Salsa, that most emblematic of Latin musical genres, has rarely been a top seller in the United States. So, whenever a new salsa album creates a noticeable blip on the radar, we ask, "How did that happen?"
During the week ending July 1, young Puerto Rican trio N'Klabe debuted at No. 2 on Billboard's Top Latin Albums chart and No. 1 on the Tropical Albums list with "La Salsa Vive" (Nu Life/Sony), a live set covering hits popularized by salsa greats of different eras. Earlier, lead single "La Banda" topped the tropical airplay chart. The album moved nearly 3,000 copies, according to Nielsen SoundScan, and scored the highest chart debut for a salsa recording since Victor Manuelle, Luis Enrique and Tito "El Bambino" each debuted at No. 2 with studio albums in the spring of 2009.
"There's a huge salsa movement right now," says Jose Diaz, president of N'Klabe's label and management company, Nu Life Entertainment. Echoing the beliefs of other salsa supporters, including Latin superstar Ruben Blades (Latin Notas, June 16), Diaz says, "This No. 1 shows that this thing has a life."
While salsa reigns in Colombia, Venezuela and Central America, it's hardly huge in the States, nor has there been any recent domestic trend or "new salsa"-type movement. Instead, N'Klabe has likely found success because it has a look, feel and sound that's different from other Latin acts, as well as a smart marketing campaign.
"I attribute the group's success to its vitality and visibility," says LP Marketing & Promotions president David LaPointe, who has been working with the group since last year. "N'Klabe is seen as more than a tropical act. A little bit too, it represents the heartthrob kind of thing, comparable to Prince Royce and Chino y Nacho, but in its own genre."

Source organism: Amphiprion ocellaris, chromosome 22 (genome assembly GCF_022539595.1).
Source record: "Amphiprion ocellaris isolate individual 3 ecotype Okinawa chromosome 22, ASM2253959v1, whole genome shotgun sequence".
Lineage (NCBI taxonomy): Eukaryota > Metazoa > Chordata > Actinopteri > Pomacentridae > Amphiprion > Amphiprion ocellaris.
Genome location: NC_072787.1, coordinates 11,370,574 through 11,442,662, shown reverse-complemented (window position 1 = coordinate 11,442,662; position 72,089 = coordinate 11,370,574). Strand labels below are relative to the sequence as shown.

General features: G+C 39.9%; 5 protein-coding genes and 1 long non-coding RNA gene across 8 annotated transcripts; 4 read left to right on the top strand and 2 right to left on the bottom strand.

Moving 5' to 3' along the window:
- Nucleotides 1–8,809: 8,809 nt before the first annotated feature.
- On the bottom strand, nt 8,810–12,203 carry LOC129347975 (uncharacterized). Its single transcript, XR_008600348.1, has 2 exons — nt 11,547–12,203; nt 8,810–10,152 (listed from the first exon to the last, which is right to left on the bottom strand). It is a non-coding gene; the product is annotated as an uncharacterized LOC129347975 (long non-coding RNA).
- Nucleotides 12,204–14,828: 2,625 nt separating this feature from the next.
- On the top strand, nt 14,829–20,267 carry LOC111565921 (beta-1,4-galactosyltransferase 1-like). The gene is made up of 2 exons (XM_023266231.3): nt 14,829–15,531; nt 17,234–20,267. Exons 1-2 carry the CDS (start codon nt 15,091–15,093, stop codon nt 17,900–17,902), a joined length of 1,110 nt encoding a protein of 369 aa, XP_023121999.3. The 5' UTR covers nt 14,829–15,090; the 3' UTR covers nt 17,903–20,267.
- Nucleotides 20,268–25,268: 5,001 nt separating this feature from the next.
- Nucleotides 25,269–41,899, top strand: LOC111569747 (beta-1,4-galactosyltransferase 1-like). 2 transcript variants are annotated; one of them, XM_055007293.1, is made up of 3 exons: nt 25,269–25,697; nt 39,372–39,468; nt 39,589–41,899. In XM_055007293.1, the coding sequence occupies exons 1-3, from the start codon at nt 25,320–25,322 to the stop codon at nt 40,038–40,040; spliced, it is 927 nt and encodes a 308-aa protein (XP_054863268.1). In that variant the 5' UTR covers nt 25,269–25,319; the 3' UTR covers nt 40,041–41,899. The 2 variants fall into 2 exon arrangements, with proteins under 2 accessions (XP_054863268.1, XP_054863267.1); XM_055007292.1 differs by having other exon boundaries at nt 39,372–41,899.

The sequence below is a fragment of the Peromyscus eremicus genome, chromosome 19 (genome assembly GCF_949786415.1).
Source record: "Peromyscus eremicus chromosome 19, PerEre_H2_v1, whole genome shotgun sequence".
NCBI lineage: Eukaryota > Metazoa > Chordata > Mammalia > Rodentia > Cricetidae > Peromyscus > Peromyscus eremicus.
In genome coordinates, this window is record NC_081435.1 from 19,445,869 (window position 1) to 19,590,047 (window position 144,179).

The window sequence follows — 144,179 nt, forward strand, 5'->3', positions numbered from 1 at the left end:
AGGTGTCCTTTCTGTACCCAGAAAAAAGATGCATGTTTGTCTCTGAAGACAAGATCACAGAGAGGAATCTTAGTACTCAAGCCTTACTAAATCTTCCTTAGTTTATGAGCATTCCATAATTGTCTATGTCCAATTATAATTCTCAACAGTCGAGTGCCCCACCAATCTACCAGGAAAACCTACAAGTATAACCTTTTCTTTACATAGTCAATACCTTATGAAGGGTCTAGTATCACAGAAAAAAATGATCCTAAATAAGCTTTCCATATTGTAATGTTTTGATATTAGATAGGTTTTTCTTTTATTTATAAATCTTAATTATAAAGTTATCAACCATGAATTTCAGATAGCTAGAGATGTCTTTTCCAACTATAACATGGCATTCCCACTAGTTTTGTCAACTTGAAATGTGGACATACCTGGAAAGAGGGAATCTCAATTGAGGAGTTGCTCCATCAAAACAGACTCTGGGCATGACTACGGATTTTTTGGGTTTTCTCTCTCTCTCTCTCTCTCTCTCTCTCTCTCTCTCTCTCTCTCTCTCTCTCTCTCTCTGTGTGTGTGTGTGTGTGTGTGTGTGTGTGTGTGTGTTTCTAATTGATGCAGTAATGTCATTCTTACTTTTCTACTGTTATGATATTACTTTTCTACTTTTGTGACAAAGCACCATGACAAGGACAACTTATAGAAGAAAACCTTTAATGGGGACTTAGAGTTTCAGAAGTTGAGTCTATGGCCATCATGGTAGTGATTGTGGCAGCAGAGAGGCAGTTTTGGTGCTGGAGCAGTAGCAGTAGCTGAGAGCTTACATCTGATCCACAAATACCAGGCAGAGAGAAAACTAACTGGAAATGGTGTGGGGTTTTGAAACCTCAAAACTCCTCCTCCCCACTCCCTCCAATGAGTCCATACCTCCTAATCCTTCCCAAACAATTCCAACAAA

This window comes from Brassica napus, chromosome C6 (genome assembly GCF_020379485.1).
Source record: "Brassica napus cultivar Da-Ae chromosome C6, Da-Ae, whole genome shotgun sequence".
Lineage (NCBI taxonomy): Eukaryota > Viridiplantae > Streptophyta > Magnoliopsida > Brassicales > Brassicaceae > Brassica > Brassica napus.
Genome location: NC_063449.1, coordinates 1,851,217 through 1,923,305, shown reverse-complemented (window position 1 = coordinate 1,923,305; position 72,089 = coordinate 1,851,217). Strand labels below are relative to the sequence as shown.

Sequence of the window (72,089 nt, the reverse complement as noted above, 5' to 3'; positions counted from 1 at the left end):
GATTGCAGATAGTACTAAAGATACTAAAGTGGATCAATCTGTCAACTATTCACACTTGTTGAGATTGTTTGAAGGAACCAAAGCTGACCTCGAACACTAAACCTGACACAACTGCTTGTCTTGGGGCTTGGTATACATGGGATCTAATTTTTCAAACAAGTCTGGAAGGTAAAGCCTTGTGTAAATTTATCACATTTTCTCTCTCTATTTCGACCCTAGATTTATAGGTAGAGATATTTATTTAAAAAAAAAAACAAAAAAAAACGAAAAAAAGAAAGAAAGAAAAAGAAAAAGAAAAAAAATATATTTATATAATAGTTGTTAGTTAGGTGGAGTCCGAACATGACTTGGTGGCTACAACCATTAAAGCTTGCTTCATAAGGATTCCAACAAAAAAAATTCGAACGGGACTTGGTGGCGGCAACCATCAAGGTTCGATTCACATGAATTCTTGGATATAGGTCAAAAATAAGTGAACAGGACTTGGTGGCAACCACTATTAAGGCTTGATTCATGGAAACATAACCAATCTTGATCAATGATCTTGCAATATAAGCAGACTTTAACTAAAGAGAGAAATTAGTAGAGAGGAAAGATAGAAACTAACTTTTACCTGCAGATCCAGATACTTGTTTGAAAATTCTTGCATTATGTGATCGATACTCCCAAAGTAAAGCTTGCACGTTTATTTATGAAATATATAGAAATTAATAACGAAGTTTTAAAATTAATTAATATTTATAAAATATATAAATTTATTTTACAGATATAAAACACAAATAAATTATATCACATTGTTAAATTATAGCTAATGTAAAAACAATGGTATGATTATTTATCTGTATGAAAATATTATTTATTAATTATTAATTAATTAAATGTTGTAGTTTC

N'Klabe formed in 2003 and first topped the tropical airplay chart in 2005 with "I Love Salsa!," an homage to the musical style set to an ultra-fast beat. Though the group was founded by Felix Javier "Felo" Torres, two original members departed between 2008 and 2009, with various new singers recruited from contests and other means through the years.
The act scored several chart hits, but didn't reach the top spot again until last winter with the Christmas album "Aires de Navidad," whose title track reached No. 1 on the Tropical Airplay chart. The hit qualified the group as a finalist for the Billboard Latin Music Awards, and label chief Diaz considered the nod an important touchstone. He took out an ad in Billboard promoting the nomination, referring to the act as "the missing link between the past and the future," to show the industry that salsa had commercial viability.
Along with a gig at the Billboard Bash, N'Klabe was suddenly in front of tastemakers including MTV Tr3s, which later put its videos in rotation. By then, N'Klabe had already recorded La Salsa Vive during a live performance in the Dominican Republic that aired as a Telemundo special in Puerto Rico. That show, coupled with several appearances on other Spanish-language TV shows including "Sabado Gigante" and "Despierta America," put the group in front of an even larger audience.
The week the album was released, it catapulted onto the charts with help from various promotional efforts. "What I like about this project is that it wasn't a two-week plan [but] a year-long plan," LaPointe says. "This is an artist crossing boundaries that are very hard to cross."